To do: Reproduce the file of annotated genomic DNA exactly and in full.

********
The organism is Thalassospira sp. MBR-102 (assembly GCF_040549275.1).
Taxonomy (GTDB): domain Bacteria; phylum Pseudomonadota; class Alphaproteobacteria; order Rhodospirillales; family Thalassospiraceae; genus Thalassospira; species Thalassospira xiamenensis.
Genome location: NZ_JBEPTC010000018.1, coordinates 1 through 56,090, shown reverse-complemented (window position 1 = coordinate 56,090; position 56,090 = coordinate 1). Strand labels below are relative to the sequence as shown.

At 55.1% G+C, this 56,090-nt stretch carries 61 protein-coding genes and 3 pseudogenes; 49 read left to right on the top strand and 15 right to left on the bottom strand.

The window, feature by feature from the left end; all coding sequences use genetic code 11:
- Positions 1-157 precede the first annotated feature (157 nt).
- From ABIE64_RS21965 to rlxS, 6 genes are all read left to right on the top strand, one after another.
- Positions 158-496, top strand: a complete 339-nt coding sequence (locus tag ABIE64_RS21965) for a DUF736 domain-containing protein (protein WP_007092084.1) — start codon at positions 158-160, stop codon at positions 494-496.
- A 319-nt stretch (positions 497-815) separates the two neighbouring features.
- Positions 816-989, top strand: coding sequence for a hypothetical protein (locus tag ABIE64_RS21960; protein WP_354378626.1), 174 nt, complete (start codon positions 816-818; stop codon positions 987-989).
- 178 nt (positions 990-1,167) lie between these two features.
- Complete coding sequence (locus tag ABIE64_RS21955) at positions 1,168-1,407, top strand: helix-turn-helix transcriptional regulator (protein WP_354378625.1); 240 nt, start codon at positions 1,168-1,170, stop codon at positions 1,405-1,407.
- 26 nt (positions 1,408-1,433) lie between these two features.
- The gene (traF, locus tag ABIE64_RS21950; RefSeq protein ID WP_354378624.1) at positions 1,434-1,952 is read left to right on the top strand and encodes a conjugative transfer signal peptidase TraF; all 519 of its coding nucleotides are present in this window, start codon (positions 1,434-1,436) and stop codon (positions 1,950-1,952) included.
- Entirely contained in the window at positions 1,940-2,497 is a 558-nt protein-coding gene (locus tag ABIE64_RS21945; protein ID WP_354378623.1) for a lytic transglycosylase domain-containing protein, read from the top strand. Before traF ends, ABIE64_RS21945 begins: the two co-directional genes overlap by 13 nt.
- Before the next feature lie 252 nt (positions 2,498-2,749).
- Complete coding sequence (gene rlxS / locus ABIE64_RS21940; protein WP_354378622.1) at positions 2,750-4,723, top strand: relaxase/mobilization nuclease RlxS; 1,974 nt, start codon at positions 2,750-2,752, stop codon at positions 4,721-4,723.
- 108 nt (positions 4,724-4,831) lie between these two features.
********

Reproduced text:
The organism is Thalassospira sp. MBR-102 (assembly GCF_040549275.1).
Taxonomy (GTDB): domain Bacteria; phylum Pseudomonadota; class Alphaproteobacteria; order Rhodospirillales; family Thalassospiraceae; genus Thalassospira; species Thalassospira xiamenensis.
Genome location: NZ_JBEPTC010000018.1, coordinates 1 through 56,090, shown reverse-complemented (window position 1 = coordinate 56,090; position 56,090 = coordinate 1). Strand labels below are relative to the sequence as shown.

At 55.1% G+C, this 56,090-nt stretch carries 61 protein-coding genes and 3 pseudogenes; 49 read left to right on the top strand and 15 right to left on the bottom strand.

The window, feature by feature from the left end; all coding sequences use genetic code 11:
- Positions 1-157 precede the first annotated feature (157 nt).
- From ABIE64_RS21965 to rlxS, 6 genes are all read left to right on the top strand, one after another.
- Positions 158-496, top strand: a complete 339-nt coding sequence (locus tag ABIE64_RS21965) for a DUF736 domain-containing protein (protein WP_007092084.1) — start codon at positions 158-160, stop codon at positions 494-496.
- A 319-nt stretch (positions 497-815) separates the two neighbouring features.
- Positions 816-989, top strand: coding sequence for a hypothetical protein (locus tag ABIE64_RS21960; protein WP_354378626.1), 174 nt, complete (start codon positions 816-818; stop codon positions 987-989).
- 178 nt (positions 990-1,167) lie between these two features.
- Complete coding sequence (locus tag ABIE64_RS21955) at positions 1,168-1,407, top strand: helix-turn-helix transcriptional regulator (protein WP_354378625.1); 240 nt, start codon at positions 1,168-1,170, stop codon at positions 1,405-1,407.
- 26 nt (positions 1,408-1,433) lie between these two features.
- The gene (traF, locus tag ABIE64_RS21950; RefSeq protein ID WP_354378624.1) at positions 1,434-1,952 is read left to right on the top strand and encodes a conjugative transfer signal peptidase TraF; all 519 of its coding nucleotides are present in this window, start codon (positions 1,434-1,436) and stop codon (positions 1,950-1,952) included.
- Entirely contained in the window at positions 1,940-2,497 is a 558-nt protein-coding gene (locus tag ABIE64_RS21945; protein ID WP_354378623.1) for a lytic transglycosylase domain-containing protein, read from the top strand. Before traF ends, ABIE64_RS21945 begins: the two co-directional genes overlap by 13 nt.
- Before the next feature lie 252 nt (positions 2,498-2,749).
- Complete coding sequence (gene rlxS / locus ABIE64_RS21940; protein WP_354378622.1) at positions 2,750-4,723, top strand: relaxase/mobilization nuclease RlxS; 1,974 nt, start codon at positions 2,750-2,752, stop codon at positions 4,721-4,723.
- 108 nt (positions 4,724-4,831) lie between these two features.